Artisan Pizza and Flatbread in Five Minutes a Day

Jeff Hertzberg and Zoë François, a medical doctor and an inspired baker, have joined forces yet again. They've just released third book in the "Bread in Five" series: the more internationally flavored Artisan Pizza and Flatbread in Five Minutes a Day.

This book, which concentrates on all things bready and flat, takes home cooks on a journey through the varied global flavors of flatbreads, one of the most commonly eaten foods in the world. Jeff and Zoë guide readers not only through Italian flatbreads, where most people think pizza originated, but also into the word of Turkish, Spanish, and Moroccan cuisines. And purists, never fear -- you'll still represented with many classic Italian recipes.

Jeff and Zoë were able to stop in and answer a few questions about the adventures developing the recipes for Artisan Pizza and Flatbread in Five Minutes a Day. Enjoy!

What are your favorite recipes in Artisan Pizza and Flatbread in Five Minutes a Day? 

Jeff: I love the Provencal Onion Tart with a cracked egg on top, which really takes me back.  We've done a lot with fresh greens thrown onto a hot pizza, but not cooked with it. I love those!

Zoë: I love the Blush Apple Tart, done on a sweet brioche dough and the Turkish Spiced Lamb Flatbread, which is finished with onions, parsley and a squeeze of lemon. You can eat it flat or roll it up like a crepe, which is how they eat it in Turkey.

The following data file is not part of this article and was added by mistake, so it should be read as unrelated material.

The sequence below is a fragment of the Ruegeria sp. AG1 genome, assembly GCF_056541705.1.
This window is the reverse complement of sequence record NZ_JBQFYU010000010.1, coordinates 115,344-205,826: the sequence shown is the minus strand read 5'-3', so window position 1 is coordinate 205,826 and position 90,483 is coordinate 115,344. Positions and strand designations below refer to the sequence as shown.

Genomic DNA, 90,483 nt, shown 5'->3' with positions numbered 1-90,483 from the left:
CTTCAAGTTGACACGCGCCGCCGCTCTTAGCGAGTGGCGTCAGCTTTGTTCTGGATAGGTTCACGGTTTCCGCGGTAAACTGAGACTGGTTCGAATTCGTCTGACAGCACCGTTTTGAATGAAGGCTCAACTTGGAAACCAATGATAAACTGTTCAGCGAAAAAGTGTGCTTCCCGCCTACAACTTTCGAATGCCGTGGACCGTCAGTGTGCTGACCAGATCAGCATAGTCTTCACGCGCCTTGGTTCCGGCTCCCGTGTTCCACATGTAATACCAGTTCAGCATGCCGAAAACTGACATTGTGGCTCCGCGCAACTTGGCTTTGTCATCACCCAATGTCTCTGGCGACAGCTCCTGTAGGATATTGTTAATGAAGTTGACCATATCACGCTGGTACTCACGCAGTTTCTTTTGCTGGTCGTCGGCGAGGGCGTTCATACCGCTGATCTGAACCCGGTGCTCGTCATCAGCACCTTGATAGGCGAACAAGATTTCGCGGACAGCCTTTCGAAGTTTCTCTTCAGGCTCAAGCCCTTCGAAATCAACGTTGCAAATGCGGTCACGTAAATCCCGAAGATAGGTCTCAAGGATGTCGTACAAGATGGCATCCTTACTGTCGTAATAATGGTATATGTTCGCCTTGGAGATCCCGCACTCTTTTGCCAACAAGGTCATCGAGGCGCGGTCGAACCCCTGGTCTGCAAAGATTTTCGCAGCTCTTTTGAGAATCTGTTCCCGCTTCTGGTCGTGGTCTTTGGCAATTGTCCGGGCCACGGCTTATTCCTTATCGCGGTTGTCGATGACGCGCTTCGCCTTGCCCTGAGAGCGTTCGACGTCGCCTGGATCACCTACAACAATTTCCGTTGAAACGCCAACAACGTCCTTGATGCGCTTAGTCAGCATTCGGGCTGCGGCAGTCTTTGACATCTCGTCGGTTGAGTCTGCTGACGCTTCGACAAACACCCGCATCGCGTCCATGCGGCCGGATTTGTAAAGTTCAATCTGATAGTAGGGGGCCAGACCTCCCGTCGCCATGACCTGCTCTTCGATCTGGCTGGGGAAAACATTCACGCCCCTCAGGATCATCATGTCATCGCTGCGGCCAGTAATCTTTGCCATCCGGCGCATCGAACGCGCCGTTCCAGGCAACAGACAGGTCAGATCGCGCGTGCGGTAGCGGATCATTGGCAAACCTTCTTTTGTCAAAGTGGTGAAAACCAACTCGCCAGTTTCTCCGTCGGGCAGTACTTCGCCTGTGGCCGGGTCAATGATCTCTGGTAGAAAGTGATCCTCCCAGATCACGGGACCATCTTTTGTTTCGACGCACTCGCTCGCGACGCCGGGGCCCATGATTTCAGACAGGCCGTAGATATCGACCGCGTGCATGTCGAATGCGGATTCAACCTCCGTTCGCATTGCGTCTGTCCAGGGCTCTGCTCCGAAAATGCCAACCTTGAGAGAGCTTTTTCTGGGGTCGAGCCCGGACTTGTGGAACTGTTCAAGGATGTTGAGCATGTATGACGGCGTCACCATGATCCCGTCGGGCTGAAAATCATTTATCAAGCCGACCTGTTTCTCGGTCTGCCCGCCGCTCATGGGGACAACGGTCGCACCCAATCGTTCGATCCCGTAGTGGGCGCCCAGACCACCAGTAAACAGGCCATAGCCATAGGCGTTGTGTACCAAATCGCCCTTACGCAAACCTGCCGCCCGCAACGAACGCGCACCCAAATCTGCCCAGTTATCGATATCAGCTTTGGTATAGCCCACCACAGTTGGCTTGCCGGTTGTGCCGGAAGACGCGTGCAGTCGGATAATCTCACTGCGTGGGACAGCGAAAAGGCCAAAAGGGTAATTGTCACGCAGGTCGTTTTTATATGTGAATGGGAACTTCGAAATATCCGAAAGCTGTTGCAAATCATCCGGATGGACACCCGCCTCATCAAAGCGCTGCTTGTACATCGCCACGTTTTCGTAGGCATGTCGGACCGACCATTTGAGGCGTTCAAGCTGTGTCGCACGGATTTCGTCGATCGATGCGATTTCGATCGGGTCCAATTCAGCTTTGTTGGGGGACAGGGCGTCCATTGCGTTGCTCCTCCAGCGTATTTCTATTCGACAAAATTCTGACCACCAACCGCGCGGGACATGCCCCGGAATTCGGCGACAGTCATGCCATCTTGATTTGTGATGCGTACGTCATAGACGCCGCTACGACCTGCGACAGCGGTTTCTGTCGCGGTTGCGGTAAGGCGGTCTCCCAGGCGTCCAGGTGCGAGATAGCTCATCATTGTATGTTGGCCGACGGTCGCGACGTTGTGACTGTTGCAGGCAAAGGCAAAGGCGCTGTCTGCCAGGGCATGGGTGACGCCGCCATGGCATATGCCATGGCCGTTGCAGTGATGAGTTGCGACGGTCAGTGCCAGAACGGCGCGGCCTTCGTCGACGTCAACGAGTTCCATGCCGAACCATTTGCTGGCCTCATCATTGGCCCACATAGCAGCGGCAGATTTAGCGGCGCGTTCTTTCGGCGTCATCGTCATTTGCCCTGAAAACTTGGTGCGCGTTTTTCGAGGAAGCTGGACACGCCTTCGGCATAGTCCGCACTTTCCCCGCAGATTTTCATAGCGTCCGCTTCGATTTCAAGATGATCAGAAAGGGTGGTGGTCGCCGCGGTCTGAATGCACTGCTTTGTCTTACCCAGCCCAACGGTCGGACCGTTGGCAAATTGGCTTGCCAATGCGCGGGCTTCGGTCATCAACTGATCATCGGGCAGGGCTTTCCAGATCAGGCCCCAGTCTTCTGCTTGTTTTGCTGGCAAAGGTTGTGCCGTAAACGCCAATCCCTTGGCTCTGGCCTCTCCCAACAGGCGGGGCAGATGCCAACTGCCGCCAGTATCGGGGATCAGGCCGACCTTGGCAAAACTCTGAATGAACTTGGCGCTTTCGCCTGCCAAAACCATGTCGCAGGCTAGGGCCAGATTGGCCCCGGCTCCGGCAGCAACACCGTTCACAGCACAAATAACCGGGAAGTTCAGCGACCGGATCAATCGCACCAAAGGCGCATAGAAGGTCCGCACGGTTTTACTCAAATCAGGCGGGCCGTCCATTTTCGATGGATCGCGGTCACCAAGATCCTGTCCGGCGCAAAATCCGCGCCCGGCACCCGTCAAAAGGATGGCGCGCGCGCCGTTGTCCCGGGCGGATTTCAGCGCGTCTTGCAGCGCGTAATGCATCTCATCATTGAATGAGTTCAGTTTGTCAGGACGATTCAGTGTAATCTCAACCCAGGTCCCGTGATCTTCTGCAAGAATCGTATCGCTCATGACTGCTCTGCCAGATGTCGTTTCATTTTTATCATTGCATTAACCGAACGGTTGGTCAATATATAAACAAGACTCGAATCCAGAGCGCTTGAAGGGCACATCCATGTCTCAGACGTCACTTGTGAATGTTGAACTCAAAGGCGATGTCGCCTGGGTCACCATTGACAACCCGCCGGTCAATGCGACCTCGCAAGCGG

What was the toughest part of writing this book?

Jeff: Believe it or not, I got tired of eating pizza every night. For a year.  But I'm back on the stuff now.  It's my all-time favorite food, probably because it's based on bread.  

Zoë: Stopping myself from eating an entire pizza every time I tested a recipe! That would have really added up. I also had a hard time keeping the recipes to just 100, there were so many more flavors to explore. They will have to wait for the next book.

Many people associate pizza and flatbread with Italy. Did you find inspiration in the food of other cultures, too?

Jeff: Spain, in the Catalan region, has its coca flatbread (Zoë and I tasted it in San Francisco on book tour two years ago, though not in Spain, I have to admit!).  Morocco has a fabulous flatbread tradition; I ate their basic Ksra  when I was there and it made it into our first book.  For our pizza and flatbread book, we have a Moroccan flatbread with salty preserved lemons, olives and harissa this time.

Zoë: The most exciting and surprising flavors came from my time in Istanbul. I went there thinking of pita as a very plain bread, meant for dipping or creating sandwiches. What I found was an exciting world of flavors that are added to the pitas.

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